I think back to when he was just a baby. We’d be playing soccer in our little garage, my other brother and I, and my mom would tell us to take care of him. We hated it, because it would interrupt our little garage soccer games. We’d always put him in his walker and then put the walker up in the garage so me and my other brother could keep playing 1 v 1. We thought we had it all figured out. But then he started walking super early in his life. He was always in the way of our little games. So finally we decided we’d let him play, but we changed it to quick two goal games, I guess in an attempt to get him out of the way quicker. He couldn’t have been older than three or four.

I’ll never forget, one of us would score one goal against him, and then he would get really hyped up. He hated losing more than any of us. If he was down a goal in those little garage games, he started yelling “foul” at any little thing and never allow the second goal to get scored. Sometimes he’d yell “foul” and then go running inside the house looking for our dad. In his mind, he didn’t lose. He refused to lose, even in 1 v. 1 garage soccer!

I think Beto became such a good player from always struggling with us older brothers. I think that’s actually fairly common worldwide. Little brothers are so often the better players for that very reason. It’s funny how that works out.

He was called into United States Youth National Camp, making the U-15 roster, which was such a huge achievement. College was a tough thing to attain with his grades, and despite some great offers, he was never able to go to college. He stayed here in Chula Vista, and now with Chula Vista FC he has something to believe in and continue to work for.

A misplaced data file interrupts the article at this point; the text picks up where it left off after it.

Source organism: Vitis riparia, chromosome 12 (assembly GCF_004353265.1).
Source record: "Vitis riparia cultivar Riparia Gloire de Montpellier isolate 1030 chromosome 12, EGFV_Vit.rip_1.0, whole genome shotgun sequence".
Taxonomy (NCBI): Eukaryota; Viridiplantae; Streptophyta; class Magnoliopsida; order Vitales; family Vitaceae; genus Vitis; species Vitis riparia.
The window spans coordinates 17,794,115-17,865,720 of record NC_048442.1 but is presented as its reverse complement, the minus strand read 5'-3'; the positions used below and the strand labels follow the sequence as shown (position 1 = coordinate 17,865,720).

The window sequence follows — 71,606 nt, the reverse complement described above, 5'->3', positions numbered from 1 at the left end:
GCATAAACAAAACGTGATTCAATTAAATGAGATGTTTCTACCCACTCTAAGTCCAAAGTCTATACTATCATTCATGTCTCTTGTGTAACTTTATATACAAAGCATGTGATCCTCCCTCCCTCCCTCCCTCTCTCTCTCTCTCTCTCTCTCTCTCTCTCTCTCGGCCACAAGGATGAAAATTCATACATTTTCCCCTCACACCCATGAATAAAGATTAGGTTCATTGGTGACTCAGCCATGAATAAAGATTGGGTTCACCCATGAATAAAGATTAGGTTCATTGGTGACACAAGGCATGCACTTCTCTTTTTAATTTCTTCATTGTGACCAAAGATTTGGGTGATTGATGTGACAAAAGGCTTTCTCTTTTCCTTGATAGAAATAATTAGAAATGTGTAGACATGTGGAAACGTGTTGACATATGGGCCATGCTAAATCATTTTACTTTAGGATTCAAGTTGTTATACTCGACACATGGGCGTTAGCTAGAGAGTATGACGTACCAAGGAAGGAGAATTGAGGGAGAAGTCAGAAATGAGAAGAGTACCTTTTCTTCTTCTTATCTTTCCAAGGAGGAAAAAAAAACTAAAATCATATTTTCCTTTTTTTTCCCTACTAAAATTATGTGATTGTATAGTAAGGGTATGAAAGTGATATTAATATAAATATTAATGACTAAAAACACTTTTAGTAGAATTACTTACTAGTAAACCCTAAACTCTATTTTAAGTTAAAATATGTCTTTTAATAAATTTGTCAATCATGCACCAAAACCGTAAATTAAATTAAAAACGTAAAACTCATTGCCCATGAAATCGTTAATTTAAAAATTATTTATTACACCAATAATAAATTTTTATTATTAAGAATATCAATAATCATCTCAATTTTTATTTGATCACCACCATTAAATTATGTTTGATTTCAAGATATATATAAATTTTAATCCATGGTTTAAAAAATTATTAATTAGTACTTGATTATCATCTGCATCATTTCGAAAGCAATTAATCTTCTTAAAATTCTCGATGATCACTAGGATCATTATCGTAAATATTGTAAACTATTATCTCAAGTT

It’s the same thing for a lot of other guys within this club. So many great players over the years in Chula Vista have grown up and then not had a place to go. Around the world, they’d have something. Here they didn’t. That has changed dramatically, and that 2015 Open Cup run was a huge part of it. That was a magical time, and Beto was a huge part of that run. It helped to spread that mission, that vision of what our club is all about.

Beto is also coaching within the club now. He loves it. He’s a young man who truly understands the game, and he has embraced what it means to be a student of the game. He’s an open minded person with so much love. He coaches that way, with a real love for the game of soccer. He has his his youth teams that he coaches always playing from the back. He’s lost some games because of it but he he definitely ain’t quitting. Beto believes in the beautiful game. He makes me proud as an older brother.”

Nate Abaurrea (SoccerNation): “Hector, tell us about the overall goals of Chula Vista FC.”

Hector Diaz (Chula Vista FC): “We have so many goals for this club, but above all, our plan is to professionalize everything we do. We want to be comparable to other truly locally driven clubs around the world within five years. We have set 2022 as a pivotal point in our existence.

We need to establish our own small facility, and have it be something that’s not going to affect costs too much, which is obviously very hard. But we’re getting close to solidifying some things in that regard.

Our U-23 team needs to qualify for the Open Cup. We’ve talked about what that tournament means to us. Being a part of it is not something that’s automatic. You have to earn it.

Last but most definitely not least, we want to win the So Cal Premier U-23 Open Division Championship. We’ve done some great things in the last few years, and we’re known as a strong team by people in Southern California. But we’ve never actually won our league. We’ve never won the So Cal Premier U-23. Everyone in and around our club knows that. We want to win this thing, bad!